Rescue horse advocate Cate Lamm has taken her Clydesdlae/Thoroughbred cross a long way. But now that they’re trying a cross country course, crossing water presents a challenge.
Here’s Cate with more:
When I got my “Thoro-Clyde” (a cross between a Clydesdale and a Thoroughbred), Banjo, from a horse rescue, he had virtually no training and was terrified of everything. During our first years we worked through many of our fears together. He started learning about eventing and life in general.
Banjo and I began to compete in small, local, combined-training events, which are a combination of dressage and cross-country. It turns out that Banjo was brave on the cross-country course. He loved water, so I was confused when we started having problems at water crossings.
It turns out that the water was a place where my fear and his fear would meet. As long as I was calm and patient, Banjo would enter any water. But if I was pushy and anxious, he wouldn’t even touch it with a hoof.
I’d been experiencing some fear during my competitions, as I mentioned in an earlier blog. When I was feeling stressed, Banjo would become a ball of nerves.
At our first combined-training event, I wanted to remain calm so we could make it through the water obstacle on the cross-country course. If a horse refuses an element three times, he’s eliminated.
The water we’d have to cross for the Beginner Novice division isn’t very big. But I knew this would be our trouble spot.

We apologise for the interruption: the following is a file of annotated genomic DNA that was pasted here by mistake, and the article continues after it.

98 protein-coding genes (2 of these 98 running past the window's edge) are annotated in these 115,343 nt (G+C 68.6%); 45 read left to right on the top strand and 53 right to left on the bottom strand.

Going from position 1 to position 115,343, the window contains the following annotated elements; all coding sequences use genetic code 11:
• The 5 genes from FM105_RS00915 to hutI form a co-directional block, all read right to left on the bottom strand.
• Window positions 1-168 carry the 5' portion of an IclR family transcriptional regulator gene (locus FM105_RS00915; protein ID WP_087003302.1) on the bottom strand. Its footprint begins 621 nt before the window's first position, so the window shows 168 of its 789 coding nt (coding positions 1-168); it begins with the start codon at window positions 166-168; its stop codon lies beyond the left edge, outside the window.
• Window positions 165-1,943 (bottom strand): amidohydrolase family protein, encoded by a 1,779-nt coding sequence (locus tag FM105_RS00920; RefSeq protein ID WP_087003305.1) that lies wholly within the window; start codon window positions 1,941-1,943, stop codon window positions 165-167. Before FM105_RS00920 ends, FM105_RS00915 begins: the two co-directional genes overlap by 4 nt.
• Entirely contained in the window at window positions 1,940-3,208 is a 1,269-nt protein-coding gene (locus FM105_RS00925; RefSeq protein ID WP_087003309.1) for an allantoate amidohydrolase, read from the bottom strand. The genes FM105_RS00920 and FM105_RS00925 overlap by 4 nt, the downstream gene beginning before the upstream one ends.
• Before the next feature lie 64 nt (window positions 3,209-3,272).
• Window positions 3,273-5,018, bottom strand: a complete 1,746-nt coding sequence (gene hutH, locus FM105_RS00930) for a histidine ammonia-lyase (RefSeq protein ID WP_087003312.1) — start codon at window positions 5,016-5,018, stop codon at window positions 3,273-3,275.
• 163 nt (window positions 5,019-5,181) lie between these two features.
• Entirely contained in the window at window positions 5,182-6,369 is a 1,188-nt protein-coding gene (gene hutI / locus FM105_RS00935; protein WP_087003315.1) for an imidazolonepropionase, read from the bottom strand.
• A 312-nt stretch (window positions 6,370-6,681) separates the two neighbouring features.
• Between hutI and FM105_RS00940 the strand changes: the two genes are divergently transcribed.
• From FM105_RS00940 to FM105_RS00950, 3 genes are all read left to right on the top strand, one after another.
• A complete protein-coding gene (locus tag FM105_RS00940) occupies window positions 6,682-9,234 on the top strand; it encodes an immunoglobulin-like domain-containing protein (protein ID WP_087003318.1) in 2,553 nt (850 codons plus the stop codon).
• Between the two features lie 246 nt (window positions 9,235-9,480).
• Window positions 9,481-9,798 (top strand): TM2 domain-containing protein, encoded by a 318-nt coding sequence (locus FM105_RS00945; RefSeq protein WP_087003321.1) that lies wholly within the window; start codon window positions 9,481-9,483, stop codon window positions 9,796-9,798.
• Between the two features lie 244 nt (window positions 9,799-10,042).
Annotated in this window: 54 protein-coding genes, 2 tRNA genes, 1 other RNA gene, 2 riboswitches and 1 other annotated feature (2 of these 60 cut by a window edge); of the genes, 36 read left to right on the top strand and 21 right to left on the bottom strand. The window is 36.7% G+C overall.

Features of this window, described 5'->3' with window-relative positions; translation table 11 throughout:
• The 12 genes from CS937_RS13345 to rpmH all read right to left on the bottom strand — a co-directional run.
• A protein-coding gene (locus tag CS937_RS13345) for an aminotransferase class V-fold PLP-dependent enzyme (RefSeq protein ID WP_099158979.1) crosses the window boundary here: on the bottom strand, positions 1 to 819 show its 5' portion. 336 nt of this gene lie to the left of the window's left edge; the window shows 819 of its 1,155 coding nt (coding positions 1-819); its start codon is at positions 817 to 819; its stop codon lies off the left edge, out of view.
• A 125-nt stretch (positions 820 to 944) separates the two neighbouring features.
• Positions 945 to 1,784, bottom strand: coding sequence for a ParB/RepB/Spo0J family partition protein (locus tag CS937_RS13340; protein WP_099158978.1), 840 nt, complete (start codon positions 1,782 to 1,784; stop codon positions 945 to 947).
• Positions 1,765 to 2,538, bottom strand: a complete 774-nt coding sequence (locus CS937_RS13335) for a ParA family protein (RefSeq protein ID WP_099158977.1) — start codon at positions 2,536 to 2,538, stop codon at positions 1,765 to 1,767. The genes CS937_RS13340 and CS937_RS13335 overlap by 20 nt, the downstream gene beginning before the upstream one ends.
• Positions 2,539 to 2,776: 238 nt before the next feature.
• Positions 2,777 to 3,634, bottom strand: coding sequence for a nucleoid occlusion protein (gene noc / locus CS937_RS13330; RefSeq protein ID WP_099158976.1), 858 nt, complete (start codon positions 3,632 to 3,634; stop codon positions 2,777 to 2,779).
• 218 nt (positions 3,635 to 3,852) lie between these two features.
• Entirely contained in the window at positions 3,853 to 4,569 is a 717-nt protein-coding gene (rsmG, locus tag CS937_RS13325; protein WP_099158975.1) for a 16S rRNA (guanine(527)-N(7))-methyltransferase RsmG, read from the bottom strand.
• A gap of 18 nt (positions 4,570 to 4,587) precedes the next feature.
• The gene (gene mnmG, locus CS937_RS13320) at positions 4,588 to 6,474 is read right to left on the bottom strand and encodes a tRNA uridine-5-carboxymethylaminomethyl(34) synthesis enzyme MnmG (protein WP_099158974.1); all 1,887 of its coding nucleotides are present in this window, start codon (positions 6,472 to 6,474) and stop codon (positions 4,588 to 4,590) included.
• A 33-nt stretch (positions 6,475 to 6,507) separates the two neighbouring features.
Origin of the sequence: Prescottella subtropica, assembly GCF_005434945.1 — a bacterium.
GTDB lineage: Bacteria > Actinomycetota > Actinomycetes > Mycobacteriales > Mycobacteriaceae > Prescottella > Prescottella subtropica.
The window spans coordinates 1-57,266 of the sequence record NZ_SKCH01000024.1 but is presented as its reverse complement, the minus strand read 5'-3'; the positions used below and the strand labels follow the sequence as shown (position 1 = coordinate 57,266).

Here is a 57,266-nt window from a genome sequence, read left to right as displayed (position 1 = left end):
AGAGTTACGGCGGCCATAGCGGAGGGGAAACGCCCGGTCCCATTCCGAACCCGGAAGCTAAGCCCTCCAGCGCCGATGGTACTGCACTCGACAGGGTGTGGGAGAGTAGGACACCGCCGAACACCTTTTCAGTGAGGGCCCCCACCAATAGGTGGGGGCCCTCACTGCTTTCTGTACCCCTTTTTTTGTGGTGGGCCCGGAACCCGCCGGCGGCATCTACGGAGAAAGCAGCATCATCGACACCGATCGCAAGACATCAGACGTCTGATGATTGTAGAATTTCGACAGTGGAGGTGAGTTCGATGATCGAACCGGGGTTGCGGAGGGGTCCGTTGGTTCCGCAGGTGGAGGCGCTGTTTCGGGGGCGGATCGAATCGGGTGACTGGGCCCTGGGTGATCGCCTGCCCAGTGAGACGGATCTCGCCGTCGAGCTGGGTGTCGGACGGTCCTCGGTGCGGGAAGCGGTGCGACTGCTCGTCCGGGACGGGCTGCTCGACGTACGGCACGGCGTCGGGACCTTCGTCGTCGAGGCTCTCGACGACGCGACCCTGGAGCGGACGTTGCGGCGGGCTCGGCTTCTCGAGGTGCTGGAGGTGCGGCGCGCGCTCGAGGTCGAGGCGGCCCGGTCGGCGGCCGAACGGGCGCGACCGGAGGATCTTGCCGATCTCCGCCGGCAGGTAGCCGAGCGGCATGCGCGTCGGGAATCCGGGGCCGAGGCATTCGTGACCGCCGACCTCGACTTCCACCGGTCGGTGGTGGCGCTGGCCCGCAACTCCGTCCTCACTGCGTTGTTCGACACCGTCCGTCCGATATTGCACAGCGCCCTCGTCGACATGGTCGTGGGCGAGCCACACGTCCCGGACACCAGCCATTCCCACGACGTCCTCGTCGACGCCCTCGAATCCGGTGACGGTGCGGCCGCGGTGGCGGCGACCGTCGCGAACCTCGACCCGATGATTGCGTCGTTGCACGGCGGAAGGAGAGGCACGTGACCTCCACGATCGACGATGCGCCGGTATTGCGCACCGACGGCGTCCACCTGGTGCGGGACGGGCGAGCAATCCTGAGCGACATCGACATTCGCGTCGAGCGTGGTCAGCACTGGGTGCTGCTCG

When it was our turn to hit the cross country course, Banjo was excited and prancing. We came out of the starting gate with gusto, eager to get to the jumps.
We never had the chance to school (practice on) this course before the competition. So this was the first time Banjo had seen the jumps. However, he was amazing. He flew over the jumps without hesitation.
As we approached the water, I did my best to slow him down. He listened, and we slowed to a forward trot.
We rounded the corner. The water was directly in front of us. Banjo took an immediate left—refusing the water!
As long as I was able to get him through on the second or third try, we’d be able to complete the course. If not, we’d be eliminated.
I relaxed and took a deep breath. I turned Banjo toward the water again and patiently waited for him to get a good look at it. He checked for alligators, then went right in and trotted through!
We were off again! We’d conquered our fear and the water. Or had we….
For more information on riding water jumps check out this article and video from Practical Horseman magazine. Video: Introduce Your Horse to Water Jumps.
If you want more information on rescue horses or you want to locate a rescue near you, please check out AHomeForEveryHorse.com. Equine.com and the Active Interest Media Equine Network have joined forces with the American Horse Council’s Unwanted Horse Coalition to launch A Home for Every Horse Project.
This project helps find homes for America’s 170,000 to 200,000 horses in need of care and shelter.
Here’s how it works:
• Begin the search for your next equine partner at AHomeForEveryHorse.com. You can search horses waiting for homes at nonprofit shelters across the country. Browse by rescue horse, or find rescue organizations in your area.
• Visit the site’s “Services” section to learn about your local rescue organizations. Find out how you can volunteer, donate, or simply spread the word.
• Look for upcoming stories on EquiSearch.com related to horse rescue.
If your 501(c)(3) rescue organization would like to join the Home For Every Horse Project, call (866) 467-7323, ext. 100. Equine.com is a part of Active Interest Media Equine Network.